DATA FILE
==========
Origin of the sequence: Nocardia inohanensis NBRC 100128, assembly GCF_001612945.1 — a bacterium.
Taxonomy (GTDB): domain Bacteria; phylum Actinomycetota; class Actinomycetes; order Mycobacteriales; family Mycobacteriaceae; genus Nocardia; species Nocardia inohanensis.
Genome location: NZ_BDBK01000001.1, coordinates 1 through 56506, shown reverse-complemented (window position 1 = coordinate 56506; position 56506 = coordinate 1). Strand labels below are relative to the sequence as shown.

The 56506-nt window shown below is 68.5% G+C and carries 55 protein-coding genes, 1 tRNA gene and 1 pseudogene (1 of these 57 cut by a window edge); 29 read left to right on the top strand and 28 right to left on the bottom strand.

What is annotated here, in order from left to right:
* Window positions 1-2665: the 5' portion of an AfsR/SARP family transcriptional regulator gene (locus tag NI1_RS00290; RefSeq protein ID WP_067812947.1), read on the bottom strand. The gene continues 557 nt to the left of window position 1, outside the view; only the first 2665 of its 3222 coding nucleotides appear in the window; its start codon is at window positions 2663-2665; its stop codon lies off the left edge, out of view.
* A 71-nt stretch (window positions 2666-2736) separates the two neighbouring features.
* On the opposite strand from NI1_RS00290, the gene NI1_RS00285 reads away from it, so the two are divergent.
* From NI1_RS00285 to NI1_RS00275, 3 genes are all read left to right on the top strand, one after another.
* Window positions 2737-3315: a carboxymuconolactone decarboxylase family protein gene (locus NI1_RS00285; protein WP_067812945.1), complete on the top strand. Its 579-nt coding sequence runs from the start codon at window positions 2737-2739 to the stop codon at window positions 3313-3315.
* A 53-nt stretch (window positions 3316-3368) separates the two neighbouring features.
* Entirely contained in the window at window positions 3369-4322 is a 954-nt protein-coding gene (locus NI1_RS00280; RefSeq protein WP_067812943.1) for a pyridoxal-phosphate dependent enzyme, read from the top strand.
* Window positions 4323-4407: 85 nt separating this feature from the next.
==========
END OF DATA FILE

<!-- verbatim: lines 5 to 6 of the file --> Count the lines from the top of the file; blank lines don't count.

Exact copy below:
What is annotated here, in order from left to right:
* Window positions 1-2665: the 5' portion of an AfsR/SARP family transcriptional regulator gene (locus tag NI1_RS00290; RefSeq protein ID WP_067812947.1), read on the bottom strand. The gene continues 557 nt to the left of window position 1, outside the view; only the first 2665 of its 3222 coding nucleotides appear in the window; its start codon is at window positions 2663-2665; its stop codon lies off the left edge, out of view.